For the parents among us, there’s perhaps no more paralyzing a fear than the thought of losing a child, and yet this sort of agony is experienced silently and often in our bustling community. The need to grieve was what inspired Plymouth residents Deb Oppel and Renee Wixon to act.
Constructed in the late 1970s, the Four Seasons Mall near Highway 169 and Rockford Road is one of the older, mostly vacated buildings in Plymouth. While some enjoy the vintage physique, others say it’s time for Four Seasons to get a facelift.
Looking for a refreshing summer beverage? Mike Moe, assistant manager at the Cellars Wine and Spirits, recommends St. Germain Gin and Tonic. Made from fresh-picked elderflowers, Moe says the French liqueur St.
Pride in bettering the Plymouth community once again led to a record-breaking number of volunteers in 2011. Last year more than 1,800 of you donated more than 27,000 hours of your personal time for a variety of causes.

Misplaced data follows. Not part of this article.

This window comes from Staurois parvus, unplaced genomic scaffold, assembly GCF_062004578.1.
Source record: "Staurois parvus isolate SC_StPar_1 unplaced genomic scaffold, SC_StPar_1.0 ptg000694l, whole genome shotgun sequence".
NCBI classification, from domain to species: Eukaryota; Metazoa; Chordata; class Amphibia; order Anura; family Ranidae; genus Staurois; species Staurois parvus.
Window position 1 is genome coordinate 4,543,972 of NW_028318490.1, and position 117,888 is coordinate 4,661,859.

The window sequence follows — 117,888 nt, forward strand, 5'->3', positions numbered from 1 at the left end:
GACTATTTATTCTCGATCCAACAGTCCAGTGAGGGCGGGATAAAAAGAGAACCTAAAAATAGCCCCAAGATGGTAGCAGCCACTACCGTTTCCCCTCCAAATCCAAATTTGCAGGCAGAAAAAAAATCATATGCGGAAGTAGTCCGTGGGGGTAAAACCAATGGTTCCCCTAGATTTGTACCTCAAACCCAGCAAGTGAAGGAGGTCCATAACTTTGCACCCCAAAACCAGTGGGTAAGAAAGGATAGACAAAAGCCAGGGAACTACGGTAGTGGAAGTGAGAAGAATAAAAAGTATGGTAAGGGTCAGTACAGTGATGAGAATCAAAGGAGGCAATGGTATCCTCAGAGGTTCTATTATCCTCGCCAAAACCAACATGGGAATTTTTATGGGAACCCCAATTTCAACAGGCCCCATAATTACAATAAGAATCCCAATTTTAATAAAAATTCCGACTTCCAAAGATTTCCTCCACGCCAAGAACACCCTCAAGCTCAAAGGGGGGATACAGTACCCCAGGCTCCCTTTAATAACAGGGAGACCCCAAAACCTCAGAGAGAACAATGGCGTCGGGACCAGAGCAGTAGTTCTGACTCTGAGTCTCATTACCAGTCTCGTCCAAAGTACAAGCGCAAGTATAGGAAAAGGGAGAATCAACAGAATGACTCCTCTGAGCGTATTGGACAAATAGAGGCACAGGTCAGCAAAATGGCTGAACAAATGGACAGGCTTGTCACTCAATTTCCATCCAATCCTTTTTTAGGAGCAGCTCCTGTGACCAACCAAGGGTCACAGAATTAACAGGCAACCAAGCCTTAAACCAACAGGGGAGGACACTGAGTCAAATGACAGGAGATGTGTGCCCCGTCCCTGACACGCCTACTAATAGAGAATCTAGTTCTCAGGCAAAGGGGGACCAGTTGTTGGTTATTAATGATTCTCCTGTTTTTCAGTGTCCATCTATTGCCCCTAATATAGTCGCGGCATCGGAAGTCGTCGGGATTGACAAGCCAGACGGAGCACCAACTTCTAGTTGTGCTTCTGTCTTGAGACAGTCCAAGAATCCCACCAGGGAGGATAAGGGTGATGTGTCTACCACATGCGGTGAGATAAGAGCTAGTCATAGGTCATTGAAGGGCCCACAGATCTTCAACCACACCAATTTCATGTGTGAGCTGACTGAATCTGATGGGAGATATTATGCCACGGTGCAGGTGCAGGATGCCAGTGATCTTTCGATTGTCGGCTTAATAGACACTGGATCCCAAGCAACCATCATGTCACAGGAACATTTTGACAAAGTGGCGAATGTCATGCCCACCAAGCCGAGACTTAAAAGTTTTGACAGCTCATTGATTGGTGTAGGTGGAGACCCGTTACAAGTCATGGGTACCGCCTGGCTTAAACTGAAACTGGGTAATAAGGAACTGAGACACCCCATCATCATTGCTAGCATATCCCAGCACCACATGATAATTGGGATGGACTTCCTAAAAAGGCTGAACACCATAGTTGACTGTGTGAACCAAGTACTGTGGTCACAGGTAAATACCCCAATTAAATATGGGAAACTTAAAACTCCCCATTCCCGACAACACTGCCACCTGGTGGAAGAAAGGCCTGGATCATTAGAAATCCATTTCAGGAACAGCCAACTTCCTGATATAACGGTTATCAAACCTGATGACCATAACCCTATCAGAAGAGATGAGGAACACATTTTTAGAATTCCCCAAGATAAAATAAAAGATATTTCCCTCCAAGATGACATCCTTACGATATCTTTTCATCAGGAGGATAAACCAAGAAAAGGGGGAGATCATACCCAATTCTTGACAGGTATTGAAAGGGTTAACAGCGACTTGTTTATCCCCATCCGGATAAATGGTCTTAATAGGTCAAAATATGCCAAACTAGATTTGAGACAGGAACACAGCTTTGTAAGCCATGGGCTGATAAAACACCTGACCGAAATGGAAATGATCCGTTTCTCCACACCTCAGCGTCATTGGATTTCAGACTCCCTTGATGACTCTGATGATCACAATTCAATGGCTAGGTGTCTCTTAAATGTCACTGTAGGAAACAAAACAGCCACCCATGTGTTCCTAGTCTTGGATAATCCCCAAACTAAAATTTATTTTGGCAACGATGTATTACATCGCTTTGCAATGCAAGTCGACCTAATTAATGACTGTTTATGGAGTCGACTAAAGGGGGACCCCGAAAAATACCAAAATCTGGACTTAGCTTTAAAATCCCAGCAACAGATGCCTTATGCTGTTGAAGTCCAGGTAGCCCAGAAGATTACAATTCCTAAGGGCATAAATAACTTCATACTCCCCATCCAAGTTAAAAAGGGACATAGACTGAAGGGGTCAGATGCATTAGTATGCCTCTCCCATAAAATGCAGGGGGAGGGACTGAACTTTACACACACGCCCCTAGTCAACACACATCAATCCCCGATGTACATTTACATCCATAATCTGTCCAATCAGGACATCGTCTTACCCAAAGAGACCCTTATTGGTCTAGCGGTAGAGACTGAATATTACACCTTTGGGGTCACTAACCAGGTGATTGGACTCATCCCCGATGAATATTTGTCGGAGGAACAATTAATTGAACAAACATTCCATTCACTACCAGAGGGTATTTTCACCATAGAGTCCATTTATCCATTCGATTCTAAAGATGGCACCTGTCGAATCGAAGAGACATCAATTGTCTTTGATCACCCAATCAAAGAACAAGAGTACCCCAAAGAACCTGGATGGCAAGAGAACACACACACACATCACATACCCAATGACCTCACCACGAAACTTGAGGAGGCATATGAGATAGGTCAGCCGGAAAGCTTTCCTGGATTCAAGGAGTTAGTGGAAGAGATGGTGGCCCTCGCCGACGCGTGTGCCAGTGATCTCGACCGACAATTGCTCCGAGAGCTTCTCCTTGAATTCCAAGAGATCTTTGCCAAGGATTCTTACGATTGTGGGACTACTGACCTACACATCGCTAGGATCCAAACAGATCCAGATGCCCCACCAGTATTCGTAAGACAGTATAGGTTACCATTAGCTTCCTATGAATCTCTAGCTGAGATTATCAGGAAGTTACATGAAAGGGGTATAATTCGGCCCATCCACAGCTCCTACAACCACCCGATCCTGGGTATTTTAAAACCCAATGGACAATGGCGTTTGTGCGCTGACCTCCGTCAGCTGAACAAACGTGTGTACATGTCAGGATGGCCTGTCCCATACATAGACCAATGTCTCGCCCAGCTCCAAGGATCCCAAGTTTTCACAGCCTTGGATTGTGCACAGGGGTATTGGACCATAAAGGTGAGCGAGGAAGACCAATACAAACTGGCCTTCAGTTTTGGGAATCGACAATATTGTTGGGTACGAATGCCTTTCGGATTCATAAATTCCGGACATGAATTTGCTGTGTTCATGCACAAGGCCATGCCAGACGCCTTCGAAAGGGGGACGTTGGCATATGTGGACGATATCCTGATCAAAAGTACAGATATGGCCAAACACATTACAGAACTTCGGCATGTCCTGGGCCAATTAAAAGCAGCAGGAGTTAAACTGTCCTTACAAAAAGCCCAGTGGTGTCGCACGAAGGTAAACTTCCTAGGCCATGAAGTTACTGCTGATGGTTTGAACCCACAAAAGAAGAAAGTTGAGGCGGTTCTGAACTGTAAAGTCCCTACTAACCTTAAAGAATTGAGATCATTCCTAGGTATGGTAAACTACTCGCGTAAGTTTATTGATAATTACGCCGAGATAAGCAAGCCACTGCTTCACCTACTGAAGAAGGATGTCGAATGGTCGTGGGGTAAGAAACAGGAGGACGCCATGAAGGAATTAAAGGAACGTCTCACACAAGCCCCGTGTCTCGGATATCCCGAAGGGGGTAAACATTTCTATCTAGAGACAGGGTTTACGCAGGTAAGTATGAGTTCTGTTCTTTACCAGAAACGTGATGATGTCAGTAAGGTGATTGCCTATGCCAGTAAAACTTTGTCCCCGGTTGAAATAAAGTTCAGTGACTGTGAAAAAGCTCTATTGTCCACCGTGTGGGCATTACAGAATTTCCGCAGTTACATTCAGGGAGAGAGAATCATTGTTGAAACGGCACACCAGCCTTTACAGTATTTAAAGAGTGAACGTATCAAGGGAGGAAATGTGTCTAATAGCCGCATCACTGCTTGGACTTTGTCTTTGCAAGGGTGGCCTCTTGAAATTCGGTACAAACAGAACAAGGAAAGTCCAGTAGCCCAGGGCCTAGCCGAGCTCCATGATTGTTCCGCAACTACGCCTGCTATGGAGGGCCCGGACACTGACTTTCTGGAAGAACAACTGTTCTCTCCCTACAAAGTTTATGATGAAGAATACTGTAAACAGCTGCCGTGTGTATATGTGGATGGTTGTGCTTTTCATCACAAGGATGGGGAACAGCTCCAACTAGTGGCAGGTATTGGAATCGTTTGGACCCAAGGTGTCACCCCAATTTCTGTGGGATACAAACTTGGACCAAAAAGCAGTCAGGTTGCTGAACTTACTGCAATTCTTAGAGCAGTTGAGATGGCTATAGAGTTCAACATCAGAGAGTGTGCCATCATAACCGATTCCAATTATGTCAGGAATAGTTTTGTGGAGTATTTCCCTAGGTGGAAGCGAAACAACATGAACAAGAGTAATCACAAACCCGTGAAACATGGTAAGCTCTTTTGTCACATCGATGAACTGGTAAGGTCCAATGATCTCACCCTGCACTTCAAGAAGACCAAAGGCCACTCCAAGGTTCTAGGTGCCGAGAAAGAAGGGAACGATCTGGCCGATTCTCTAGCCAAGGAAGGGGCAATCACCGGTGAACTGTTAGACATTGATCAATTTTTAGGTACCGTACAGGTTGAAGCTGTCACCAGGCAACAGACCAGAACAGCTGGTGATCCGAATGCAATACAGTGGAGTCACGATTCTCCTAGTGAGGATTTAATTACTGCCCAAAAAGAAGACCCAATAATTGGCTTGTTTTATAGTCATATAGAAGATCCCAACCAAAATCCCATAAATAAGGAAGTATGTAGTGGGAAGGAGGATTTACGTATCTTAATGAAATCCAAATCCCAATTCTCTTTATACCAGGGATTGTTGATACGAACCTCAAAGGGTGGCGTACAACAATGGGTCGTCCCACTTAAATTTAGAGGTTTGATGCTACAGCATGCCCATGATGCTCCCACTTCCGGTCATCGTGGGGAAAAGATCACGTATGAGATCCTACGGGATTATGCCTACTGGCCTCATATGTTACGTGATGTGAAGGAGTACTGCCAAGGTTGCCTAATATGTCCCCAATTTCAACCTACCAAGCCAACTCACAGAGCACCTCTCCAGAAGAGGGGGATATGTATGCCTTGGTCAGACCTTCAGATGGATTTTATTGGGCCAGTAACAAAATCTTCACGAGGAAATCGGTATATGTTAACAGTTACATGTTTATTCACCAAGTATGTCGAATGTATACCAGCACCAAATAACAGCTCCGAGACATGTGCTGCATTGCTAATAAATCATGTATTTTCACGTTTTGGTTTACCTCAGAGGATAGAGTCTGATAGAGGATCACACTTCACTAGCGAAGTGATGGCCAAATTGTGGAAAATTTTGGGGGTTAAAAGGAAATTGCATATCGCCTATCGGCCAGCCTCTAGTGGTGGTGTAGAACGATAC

Long before organized sports leagues came to the city, local ladies formed a softball league of their own. “We played whenever we could!” says Genevieve Lane, noting the lack of athletic options for women in 1936. “Everyone who wanted to play was welcomed to the team.”
There was a time when riding bikes was considered a kid’s activity, something to be abandoned on the way to “responsible” adulthood. But in recent years, as Americans have followed the example of Europeans, cycling has become a lifelong, year-round pursuit.
Sisters and brothers, while they might sometimes drive us crazy, are the ones with whom we'll have life's longest relationships. Sharing the same parents creates a bond that runs deep, and in the case of three local restaurateurs, going into business together tightened that bond even further.